Taiwan bans hot funds flow into banks | Shanghai Daily

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November 12, 2009

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Taiwan bans hot funds flow into banks

TAIWAN has banned foreign investors from placing money in certain bank accounts to slow an influx of international hot money created by massive government stimulus measures around the world.

Tuesday's measures came after Taiwan's banking authorities warned against the tide of foreign funds flowing into the island. The authorities said the amount of money invested by foreigners ?? about NT$500 billion (US$15.5 billion) ?? was five times the acceptable level.

The new rules bar foreign investors from sinking money into time bank deposits, as well as extending them when they mature.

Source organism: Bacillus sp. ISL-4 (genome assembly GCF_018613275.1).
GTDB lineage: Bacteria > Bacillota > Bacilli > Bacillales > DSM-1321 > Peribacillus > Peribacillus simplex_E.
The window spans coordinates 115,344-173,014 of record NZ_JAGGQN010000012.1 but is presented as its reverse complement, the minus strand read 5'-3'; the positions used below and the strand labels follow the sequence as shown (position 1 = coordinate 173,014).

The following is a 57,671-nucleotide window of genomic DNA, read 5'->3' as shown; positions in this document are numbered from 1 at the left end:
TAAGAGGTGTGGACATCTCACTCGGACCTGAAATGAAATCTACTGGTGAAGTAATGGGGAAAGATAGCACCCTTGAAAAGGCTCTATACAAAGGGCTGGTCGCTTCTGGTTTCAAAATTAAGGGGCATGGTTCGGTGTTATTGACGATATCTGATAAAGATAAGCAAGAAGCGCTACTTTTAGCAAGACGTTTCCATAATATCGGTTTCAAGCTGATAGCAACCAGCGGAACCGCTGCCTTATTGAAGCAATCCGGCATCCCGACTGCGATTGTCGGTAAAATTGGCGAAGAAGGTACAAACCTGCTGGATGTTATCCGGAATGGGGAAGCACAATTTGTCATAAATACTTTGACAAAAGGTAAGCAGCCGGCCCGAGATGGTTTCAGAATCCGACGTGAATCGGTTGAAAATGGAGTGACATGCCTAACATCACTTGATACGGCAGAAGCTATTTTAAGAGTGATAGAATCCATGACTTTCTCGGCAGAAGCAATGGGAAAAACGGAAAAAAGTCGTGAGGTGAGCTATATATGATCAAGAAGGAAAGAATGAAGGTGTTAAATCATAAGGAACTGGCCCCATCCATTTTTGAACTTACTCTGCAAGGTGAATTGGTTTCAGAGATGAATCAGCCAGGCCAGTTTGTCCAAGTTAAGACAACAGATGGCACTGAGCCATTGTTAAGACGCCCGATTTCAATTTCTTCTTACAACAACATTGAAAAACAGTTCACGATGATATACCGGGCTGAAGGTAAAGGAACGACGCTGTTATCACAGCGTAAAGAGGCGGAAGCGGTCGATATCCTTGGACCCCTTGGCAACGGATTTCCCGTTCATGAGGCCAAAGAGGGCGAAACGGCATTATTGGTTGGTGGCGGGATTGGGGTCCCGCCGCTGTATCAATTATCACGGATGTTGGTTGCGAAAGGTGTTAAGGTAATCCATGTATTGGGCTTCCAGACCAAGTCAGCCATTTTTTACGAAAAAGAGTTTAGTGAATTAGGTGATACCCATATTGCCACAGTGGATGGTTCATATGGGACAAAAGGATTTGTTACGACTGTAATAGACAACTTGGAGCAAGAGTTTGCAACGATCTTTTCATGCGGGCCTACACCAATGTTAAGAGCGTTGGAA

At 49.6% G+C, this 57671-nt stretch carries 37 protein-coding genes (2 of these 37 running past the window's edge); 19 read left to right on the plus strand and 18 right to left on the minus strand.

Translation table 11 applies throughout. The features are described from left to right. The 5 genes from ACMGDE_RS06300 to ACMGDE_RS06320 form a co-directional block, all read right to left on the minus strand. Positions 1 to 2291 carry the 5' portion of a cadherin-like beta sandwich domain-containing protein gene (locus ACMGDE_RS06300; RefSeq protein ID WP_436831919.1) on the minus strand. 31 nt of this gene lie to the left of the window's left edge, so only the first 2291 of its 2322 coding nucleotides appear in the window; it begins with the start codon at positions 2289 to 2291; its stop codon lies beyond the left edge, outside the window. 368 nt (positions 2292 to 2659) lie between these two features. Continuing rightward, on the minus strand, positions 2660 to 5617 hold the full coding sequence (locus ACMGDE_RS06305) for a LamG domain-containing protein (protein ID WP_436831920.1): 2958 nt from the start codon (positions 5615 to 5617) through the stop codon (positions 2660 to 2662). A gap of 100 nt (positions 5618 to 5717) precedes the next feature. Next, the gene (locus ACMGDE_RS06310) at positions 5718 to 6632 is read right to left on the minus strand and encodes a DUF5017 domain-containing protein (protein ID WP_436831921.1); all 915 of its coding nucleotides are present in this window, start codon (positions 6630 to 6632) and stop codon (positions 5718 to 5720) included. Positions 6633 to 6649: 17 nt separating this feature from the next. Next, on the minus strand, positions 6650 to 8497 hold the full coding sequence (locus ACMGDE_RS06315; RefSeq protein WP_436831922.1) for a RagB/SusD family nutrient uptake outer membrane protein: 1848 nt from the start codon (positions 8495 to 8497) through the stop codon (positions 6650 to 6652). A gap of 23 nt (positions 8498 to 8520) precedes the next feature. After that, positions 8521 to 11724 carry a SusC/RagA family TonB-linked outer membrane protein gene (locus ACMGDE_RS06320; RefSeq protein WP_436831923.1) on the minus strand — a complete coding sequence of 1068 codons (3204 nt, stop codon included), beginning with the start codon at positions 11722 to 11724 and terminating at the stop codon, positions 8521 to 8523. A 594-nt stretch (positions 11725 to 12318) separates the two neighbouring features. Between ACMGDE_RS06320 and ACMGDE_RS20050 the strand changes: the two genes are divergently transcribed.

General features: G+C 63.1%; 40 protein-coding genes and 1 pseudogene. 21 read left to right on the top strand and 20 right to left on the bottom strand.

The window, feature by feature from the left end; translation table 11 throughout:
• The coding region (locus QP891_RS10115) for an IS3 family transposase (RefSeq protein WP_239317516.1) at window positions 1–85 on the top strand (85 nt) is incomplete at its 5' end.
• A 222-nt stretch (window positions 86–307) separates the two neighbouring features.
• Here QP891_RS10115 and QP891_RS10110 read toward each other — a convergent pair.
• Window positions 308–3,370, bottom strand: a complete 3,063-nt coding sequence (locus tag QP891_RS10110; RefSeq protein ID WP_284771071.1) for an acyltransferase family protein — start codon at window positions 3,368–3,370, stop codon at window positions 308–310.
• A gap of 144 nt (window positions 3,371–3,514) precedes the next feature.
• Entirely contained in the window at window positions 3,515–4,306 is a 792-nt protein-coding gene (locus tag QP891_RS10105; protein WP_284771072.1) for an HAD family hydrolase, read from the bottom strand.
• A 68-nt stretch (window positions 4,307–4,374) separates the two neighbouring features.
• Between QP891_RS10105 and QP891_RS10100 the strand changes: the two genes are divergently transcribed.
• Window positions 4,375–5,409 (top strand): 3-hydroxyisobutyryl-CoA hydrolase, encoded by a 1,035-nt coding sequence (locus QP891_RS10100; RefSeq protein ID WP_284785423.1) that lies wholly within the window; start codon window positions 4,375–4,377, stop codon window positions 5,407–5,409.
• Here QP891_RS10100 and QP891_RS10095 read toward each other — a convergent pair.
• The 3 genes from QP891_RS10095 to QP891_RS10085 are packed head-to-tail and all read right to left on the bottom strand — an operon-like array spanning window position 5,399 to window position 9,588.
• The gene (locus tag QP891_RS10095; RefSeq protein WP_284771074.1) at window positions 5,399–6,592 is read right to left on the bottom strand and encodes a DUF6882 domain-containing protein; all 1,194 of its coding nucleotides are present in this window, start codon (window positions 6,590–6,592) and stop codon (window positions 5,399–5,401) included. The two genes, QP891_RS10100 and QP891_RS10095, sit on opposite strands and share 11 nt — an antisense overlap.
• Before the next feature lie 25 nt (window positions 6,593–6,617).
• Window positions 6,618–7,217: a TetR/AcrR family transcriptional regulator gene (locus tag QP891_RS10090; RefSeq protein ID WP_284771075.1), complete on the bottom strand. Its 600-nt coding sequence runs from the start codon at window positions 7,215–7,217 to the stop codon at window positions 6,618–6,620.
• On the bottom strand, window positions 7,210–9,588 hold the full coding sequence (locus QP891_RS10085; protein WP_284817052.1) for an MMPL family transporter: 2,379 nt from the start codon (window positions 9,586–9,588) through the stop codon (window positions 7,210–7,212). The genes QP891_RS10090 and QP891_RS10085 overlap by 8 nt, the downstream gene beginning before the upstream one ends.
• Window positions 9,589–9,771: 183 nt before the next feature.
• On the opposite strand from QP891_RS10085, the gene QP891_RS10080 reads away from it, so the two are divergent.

Despite Taiwan's measure, some questioned whether the export-reliant island would succeed in holding down the value of the New Taiwan dollar.

"I think the currency will keep rising because the economy is poised to grow and there's expanding business with China's mainland," said Doug Waraksa of Taipei-based SinoPac Security. "But it will help with volatility."

In the past six months the currency has gained 1.8 percent vis a vis the American dollar. However, it has been prone to significant fluctuations. The local stock market, meanwhile, has surged more than 65 percent since the start of the year.

The move comes as developing economies are getting hit with substantial foreign capital inflows brought on by monetary easing everywhere to fight the global downturn.

Fast-growing economies from Asia to South America can be especially vulnerable to an influx of foreign investment, which can drive up local currencies and undermine the competitiveness of these countries' exports. Too much foreign money can also create dangerous bubbles in stock, real estate and other asset markets. A sudden outflow of foreign funds can cripple a country as global investors exchange back into US dollars and leave the local economy short of greenbacks.




 

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